“Thanks, glad you enjoyed it.”
“Yeah, at times it was like we were living in an Eddie Van Halen reality- you would rip off this sick riff out of nowhere and slide right back into the groove, effortlessly. And you sing lead as well!!! Incredible!” I hopefully offer with a blend of modesty and awe struck fandom.
“Thanks, that’s exactly what we’re trying to do.”
“Hey, who does your PR?” asks Tim, who played bass in their three piece. These were the folks who had to approve my design for MI on the flier for BRICKS.
“Umm, I do.” I replied, looking down at my shoes. Why did I look down? I suppose I was trying to be accommodating; humble.
“You do? You don’t have an independent PR company doing all that work?”
“No, I pretty much do it all. But, I have been doing this for a long time.”
I turned to see what Jocelyn’s reaction was. Her mouth was slightly open, as if she just remembered he had left the stove on while driving to work; and then took a deep, cool breath to calm the initial wave. But her eyes remained fixed on a point somewhere beyond the small group of us, on the horizon. Could she see the future coming to fruition?
I finally give in and buy myself a smart phone- the last luddite. The final hurdle was learning how to text Wall, during our recruitment effort. I had figured out how to text him on our primitive Tracphone- something that was an annual Holiday gift from Anne’s family- so they could keep track of us when we were travelling. Wall thought it was cute; my attempts to learn while he was acting as a guidance counselor on the finer tips within the societal norms of “texting”. I plied him with paragraphs of wishful text, and he let me know that I was abusing the forum.
“Hey, like, I have to pay for these things…”
I had no idea. I had made a joke sign at the Palace, years earlier, and placed it next to the most visible electrical outlet: “CELL PHONE CHARGE $1.00 P/MINUTE”
I had no idea how long a cell phone needed to charge.
We have a show later tonight, which is why we needed Brent to fill in, at Royal Park in New London; a small festival with six bands to raise money to offset events like the TAZZIES. The show had now become an annual tradition, and it was a marked move up locally for the band. However, we have yet to hear from Adrian since he called me and said he on the West Side Highway at 5pm, in gridlocked traffic. I almost began to tell him to get off at 34th and head east, across town, to the FDR, but I internally debate whether that would make them even more lost.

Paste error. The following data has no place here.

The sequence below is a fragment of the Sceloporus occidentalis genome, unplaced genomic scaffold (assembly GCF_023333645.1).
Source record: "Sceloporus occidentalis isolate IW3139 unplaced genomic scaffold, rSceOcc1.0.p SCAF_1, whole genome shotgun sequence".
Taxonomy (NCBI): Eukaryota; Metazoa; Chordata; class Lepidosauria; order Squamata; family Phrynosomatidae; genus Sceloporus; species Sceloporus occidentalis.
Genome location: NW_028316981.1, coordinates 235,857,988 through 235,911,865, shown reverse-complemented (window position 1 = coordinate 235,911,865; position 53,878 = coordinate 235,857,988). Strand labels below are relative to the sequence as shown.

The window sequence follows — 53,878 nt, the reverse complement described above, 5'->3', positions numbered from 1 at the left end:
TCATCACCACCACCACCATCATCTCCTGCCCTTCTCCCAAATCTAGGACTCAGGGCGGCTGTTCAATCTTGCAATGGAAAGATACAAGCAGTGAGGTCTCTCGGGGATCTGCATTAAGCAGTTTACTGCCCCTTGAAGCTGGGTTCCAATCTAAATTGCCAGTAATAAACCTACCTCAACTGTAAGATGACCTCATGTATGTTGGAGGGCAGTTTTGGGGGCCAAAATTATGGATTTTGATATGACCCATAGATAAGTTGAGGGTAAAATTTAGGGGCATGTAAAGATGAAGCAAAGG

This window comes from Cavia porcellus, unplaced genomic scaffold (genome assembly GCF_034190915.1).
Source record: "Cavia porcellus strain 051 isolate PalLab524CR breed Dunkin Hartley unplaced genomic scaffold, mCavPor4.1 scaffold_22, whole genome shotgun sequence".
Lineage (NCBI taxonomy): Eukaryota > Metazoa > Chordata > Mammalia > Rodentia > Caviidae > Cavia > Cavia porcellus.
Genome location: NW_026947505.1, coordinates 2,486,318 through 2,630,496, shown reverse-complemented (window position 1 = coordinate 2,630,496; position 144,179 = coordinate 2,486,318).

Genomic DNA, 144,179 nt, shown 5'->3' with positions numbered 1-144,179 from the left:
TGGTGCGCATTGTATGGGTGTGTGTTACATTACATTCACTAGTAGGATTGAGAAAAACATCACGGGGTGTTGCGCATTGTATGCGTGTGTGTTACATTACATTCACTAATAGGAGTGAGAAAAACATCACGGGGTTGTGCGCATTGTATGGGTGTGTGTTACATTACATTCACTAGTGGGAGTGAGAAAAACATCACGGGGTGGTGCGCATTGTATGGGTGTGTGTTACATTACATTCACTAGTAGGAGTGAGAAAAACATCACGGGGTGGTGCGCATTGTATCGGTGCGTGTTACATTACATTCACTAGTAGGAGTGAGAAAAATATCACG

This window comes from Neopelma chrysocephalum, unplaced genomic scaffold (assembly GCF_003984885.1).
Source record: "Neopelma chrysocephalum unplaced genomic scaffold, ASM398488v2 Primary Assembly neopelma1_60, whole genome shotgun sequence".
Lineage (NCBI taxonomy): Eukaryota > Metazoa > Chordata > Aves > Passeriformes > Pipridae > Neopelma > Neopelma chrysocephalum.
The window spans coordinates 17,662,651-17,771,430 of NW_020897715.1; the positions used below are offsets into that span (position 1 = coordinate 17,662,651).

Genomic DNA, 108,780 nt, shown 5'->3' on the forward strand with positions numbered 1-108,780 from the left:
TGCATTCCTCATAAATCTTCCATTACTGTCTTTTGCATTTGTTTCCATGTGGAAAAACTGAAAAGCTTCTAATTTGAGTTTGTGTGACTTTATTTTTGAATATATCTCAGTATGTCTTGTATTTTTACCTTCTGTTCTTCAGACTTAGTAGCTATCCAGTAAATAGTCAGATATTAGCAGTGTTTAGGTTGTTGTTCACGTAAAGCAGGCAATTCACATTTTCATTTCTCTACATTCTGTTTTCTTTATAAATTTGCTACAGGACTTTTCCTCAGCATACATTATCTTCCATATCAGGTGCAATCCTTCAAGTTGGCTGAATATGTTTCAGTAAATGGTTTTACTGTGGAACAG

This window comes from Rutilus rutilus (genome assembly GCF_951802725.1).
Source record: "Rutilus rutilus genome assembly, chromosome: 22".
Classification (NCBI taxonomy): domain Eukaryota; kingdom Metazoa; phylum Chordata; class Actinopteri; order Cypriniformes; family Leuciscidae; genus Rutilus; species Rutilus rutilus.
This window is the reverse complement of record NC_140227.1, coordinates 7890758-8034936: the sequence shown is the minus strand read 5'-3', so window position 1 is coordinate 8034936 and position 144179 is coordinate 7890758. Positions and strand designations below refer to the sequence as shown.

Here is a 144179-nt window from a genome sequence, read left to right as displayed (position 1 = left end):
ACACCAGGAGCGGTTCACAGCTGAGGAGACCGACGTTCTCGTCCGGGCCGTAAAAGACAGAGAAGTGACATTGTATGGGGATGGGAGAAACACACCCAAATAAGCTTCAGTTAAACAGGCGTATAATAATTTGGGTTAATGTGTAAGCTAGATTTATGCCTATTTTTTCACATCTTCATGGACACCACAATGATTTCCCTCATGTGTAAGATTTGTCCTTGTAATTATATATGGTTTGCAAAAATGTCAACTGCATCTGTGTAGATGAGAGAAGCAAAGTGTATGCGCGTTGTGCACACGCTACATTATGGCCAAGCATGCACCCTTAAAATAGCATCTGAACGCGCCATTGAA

“Ok, man- do you think you can get here in the next 2 hours or so?”
“We’re going to try.”
“Ok, keep me posted.”
As I am turning the door handle to leave, the landline rings again. This time it’s Brent, who is leaving Manhattan at the same time as Adrian, only taking the train. We had talked over the past few days that he was getting on an express to New Haven, and then the commuter rail into New London. Brent was a pro, I had no worries about him being there. Adrian was driving with his father, and you could never tell what was going to happen out on the racetrack that is I-95 in the corridor.
“Hey man. Bad news. The schedule for the train was all fucked up. I’m on a local stopping at every bedroom community outside of the city.”
“Well, can’t you get off the train? Flag the next one, hope it’s the express?”
“Hahaha, very funny, country boy.” A sly reference to one of my favorite Miracle Legion songs.
“I might be able to switch out at Stamford, I’ll call and let you know.”
“Ok. We’ll be fine.”
I head to the venue and meet up with joss and Todd, huddling under the backstage awning avoiding the slight drizzle in the air. It’s an unseasonably cool summer night.
“Did you hear from Adrian and Brent?” asks Jocelyn, in a whisper. I can tell she’s actually thinking there is no way those guys are going to make it on time.
“Yes, I did. Brent is on the local out of Grand Central, by accident. Adrian and his Dad are stuck in traffic
on the West Side Highway.”
I tried to sound as if this were the normal state of operations. This show was too big for us to fuck up, and I didn’t want them to think I was worried. I was plenty worried, but showing any outward emotion of that wasn’t going to bring the two of them into town any quicker.
And if the three of us had to pull off this show by ourselves, there was certainly no need to create a negative environment before we made an unscripted, unrehearsed debut as a three piece. I shook my head at the thought, realizing again how we always seem to exist in some fragmented form. Jocelyn caught this deviation from my outward cool.
“What is it?”
“Ahh, nothing. It’s not like the old days anymore, eh?” I mutter
“Which old days?”